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Tablets Not Made of Stone

The new Linux-based Tablet PC from Nokia.

As interest in handheld computers rekindles, Nokia bucked the trend and released a Linux-based handheld. This renewed interest was prompted in large part by the announcements of Microsoft’s Origami platform. What seems strange in all this is the fact that personal digital assistant (PDA), sales continue to decline and handheld computers have never taken the market by storm.

Microsoft’s previous efforts to create handheld computers with larger form-factors than PDAs have failed miserably. I still have a number of Handheld PCs that attest to this. These handheld computers as a category are larger than PDAs and smaller than laptops. The new Origami computers are essentially small Tablet PCs, called UMPCs, or Ultra-Mobile PCs. In other words, the Origami devices are Tablet PCs that you can actually carry and hold in your hand.

Nokia’s 770 Internet Tablet comes in at a slightly smaller size, and a much smaller cost, $359.99. Like Origami PCs, Nokia’s tablet does not include a keyboard. What it does include, though, is a full-fledged Linux system intended for quick Internet access.

Nokia includes the Opera Web browser, an email client, an RSS news reader, and a streaming music player as part of its Linux-based suite of Internet applications. Unlike most other Nokia devices, the Internet Tablet is not a mobile phone. A new software update will support Internet-based calls and instant messaging using Google Talk. Here are some details.

To clearly differentiate the Internet Tablet from PDAs, Nokia does not include anything even remotely intended to manage your schedule or contacts. (You can download add-on applications to manage schedules and contacts, though.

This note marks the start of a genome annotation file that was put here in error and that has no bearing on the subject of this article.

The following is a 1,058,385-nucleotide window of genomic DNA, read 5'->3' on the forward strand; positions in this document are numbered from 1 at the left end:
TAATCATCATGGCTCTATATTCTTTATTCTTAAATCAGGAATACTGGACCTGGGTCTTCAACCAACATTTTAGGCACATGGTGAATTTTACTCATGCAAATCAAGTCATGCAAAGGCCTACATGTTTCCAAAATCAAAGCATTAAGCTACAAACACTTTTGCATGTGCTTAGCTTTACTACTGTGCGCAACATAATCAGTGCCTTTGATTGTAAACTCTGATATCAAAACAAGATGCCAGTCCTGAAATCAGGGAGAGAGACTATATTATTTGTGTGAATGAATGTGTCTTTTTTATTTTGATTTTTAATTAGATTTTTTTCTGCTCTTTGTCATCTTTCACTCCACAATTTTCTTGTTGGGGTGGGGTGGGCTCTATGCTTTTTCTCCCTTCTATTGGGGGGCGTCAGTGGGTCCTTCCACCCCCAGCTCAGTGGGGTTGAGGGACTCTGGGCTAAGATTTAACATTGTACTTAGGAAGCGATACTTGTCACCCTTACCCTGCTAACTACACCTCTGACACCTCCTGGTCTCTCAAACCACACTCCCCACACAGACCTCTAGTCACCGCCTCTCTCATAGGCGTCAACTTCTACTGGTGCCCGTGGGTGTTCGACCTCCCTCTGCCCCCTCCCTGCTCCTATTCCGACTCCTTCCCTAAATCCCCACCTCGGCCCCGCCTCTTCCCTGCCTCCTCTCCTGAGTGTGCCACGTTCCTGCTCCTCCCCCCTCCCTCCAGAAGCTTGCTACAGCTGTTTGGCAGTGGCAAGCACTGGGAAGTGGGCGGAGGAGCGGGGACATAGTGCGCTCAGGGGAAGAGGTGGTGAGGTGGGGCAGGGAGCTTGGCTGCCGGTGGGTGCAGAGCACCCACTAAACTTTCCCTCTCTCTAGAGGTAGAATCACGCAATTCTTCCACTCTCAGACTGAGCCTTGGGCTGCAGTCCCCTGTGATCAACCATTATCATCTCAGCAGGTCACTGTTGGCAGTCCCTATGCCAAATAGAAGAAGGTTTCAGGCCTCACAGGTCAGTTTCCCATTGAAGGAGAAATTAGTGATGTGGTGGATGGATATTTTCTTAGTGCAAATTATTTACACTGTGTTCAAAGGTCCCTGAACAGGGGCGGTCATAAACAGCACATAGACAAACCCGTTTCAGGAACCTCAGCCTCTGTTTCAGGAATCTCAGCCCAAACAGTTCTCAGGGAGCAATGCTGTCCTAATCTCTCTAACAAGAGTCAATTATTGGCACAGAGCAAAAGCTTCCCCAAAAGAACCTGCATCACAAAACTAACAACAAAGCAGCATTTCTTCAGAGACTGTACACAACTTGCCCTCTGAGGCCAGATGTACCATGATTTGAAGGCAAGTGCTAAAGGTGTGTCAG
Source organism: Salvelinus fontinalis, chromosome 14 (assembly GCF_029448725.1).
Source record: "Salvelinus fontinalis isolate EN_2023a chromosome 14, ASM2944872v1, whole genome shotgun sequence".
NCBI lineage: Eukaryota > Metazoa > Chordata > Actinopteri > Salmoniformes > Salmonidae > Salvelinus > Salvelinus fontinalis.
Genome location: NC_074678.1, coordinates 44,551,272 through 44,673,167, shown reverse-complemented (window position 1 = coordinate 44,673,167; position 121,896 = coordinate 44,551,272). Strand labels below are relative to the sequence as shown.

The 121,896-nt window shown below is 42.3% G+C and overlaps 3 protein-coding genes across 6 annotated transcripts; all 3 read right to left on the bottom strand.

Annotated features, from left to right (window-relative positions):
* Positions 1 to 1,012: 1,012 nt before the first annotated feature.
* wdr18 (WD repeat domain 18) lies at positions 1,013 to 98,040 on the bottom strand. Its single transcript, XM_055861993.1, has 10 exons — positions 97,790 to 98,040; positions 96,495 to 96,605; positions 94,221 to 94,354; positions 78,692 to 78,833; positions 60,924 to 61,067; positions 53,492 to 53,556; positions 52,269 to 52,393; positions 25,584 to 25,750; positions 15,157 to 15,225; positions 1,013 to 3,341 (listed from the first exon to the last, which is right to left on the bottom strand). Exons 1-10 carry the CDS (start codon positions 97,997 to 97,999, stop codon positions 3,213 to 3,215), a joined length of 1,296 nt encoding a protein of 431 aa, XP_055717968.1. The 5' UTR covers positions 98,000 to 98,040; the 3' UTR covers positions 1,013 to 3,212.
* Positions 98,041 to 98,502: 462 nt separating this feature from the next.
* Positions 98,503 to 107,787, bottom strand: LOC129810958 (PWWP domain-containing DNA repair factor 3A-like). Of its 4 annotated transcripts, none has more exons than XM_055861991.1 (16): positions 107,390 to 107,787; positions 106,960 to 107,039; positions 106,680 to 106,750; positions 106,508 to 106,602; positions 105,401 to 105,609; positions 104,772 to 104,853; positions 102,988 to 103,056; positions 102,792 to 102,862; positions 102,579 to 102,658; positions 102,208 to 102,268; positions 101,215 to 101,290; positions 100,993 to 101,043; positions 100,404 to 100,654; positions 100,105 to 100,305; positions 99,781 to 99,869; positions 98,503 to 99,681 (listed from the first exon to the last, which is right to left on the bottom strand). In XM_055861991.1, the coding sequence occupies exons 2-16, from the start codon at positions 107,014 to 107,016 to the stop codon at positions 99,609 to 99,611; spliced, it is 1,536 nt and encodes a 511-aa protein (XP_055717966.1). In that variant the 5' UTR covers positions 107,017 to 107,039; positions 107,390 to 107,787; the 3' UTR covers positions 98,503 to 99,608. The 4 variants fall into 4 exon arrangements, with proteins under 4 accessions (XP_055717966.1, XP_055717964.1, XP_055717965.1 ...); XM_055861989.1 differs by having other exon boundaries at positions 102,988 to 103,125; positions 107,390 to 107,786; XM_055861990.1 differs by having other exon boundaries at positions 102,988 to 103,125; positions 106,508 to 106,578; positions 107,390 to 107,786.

The 5.5-by-3.1-inch tablet sports a beautiful 800×480-pixel screen. Combined with the excellent Opera Web browser, you can access anything on the Web over the built-in wireless 802.11b/g software. You can also use the built-in Bluetooth support to connect to a cell phone to get on the Internet. With an add-on driver, the Nokia tablet supports Bluetooth keyboards, which makes data entry a lot easier. Using the wireless software, the Nokia tablet easily detected my wireless access point, along with the less-secure networks of my neighbors (you can choose which network to use).

With the Nokia tablet, you store your data on an RS-MMC card, a new, smaller form of MMC/SD card. Nokia includes a 64MB card with the device. The RS-MMC card appears as a connected flash drive when you connect the tablet to a PC using the included USB cable. This means you don’t need to install drivers to access your data. In addition, it means you can connect to the tablet using a Windows, Mac OS X, or Linux PC. RS-MMC cards remain harder to find and with smaller capacities than their larger SD and MMC brethren.

The Nokia interface and development platform uses a modified GNOME look called Hildon. The development package, called Maemo is available under free and open-source licenses in the best Linux tradition. Making the software open source becomes very important when you realize that handheld devices seem to come and go. Most devices disappear from the market far too soon, leaving owners with an orphaned device. And, this has proven especially true for Linux-based devices. With the Maemo software, people will still be able to update the software even if someday Nokia pulls the device off the market.

Just about the only other similar device on the market is Sharp’s incredible Zaurus, now sold only in Japan, or via an importing firm such as Streamline CPUs, Japan Direct, or Dynamism. The only real limitation of the Zaurus compared to the Nokia 770 is that the Zaurus sports a smaller screen resolution of 640×480. The larger-resolution Nokia screen is about the smallest you can go and still comfortably view Web pages. –Eric Foster-Johnson

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